Acting the Part: Ontario Court of Appeal Clarifies Use of Future Conduct in Contractual Interpretation
December 8, 2016
On December 2, 2016, the Ontario Court of Appeal (Court) provided new guidance on the principles of contractual interpretation in the wake of the Supreme Court of Canada’s 2014 decision in Sattva Capital Corp. v. Creston Moly Corp. (Sattva) (see our August 2014 Blakes Bulletin: Un-Appealing: Supreme Court of Canada Limits Appeals from Arbitrators). In Shewchuk v. Blackmont Capital Inc. (Shewchuk), the Court clarified the post-Sattva law regarding the extent to which subsequent conduct of the parties can be considered in interpreting a contract, and the standard of review to be applied by an appellate court to a decision interpreting a contract. Blakes acted for the successful respondent on the appeal.
The plaintiff was an employee of the retail division of the corporate defendant. The dispute concerned the scope of an enhanced compensation agreement that had been negotiated between the parties. The plaintiff alleged that the agreement applied to the defendant’s entire business, including the capital markets division, while the defendant alleged that the agreement only related to the retail division that employed the plaintiff.
The trial judge held that the scope of the contract was ambiguous and proceeded to resolve the ambiguity through consideration of the parties’ conduct subsequent to the agreement’s execution. The trial judge considered the plaintiff’s repeated attempts to negotiate a compensation agreement with the capital markets division and the plaintiff’s failure to assert his existing agreement in relation to disputes with capital markets, as illustrating that the plaintiff had himself only regarded his existing agreement as applying to the retail division.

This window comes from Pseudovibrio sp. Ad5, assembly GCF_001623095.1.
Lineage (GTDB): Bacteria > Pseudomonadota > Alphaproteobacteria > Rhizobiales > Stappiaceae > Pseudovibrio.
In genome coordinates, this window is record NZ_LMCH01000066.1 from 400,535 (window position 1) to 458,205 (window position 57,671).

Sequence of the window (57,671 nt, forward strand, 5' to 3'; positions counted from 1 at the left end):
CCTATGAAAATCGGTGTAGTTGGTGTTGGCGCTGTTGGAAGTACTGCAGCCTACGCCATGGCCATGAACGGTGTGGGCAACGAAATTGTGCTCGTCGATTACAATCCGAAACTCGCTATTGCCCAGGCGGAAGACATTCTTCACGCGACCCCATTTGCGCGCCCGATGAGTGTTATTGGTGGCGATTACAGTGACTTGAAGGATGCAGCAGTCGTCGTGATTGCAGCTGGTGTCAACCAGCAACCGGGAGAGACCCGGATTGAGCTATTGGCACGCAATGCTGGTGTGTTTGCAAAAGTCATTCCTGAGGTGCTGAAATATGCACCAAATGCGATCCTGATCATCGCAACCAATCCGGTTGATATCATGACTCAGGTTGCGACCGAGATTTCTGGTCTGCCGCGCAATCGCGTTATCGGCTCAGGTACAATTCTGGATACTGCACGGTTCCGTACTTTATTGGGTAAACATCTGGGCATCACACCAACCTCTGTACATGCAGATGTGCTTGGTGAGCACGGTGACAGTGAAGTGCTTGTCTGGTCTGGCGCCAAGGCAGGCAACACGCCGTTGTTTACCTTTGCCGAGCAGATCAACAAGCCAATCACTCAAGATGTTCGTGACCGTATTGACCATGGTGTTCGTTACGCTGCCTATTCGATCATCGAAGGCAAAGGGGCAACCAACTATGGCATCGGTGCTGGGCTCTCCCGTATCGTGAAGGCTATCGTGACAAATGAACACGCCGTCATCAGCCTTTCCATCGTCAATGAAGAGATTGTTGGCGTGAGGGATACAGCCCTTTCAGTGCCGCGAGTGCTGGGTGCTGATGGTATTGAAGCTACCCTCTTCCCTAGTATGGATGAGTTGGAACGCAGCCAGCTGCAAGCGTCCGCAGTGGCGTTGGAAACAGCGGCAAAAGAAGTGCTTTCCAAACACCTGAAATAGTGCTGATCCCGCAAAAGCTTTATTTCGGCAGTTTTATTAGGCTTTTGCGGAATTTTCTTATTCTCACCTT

The trial judge ruled in favour of the defendant, and the primary issue on the appeal was the trial judge’s consideration of the parties’ subsequent conduct in interpreting the contract at issue, with the plaintiff/appellant alleging that the trial judge had erred in his use of subsequent conduct as an interpretive aid.
Standard of Review
The Court first considered the standard of review for decisions interpreting a negotiated contract and determined that, following Sattva, the reasonableness standard of review applied. By contrast, decisions interpreting standard form contracts as opposed to negotiated contracts are reviewable on the more stringent correctness standard as discussed in our December 2015 Blakes Bulletin: Appeal Court Applies Correctness Standard of Review for Standard Form Contracts, Distinguishes Sattva.
Evidence of Subsequent Conduct
In dismissing the appeal, Chief Justice Strathy, writing for the Court, offered detailed guidance on the use of subsequent conduct in interpreting a contract post-Sattva. In particular, the Court addressed: when evidence of subsequent conduct is admissible in interpreting a contract, and how courts should assess the weight or cogency of subsequent conduct evidence.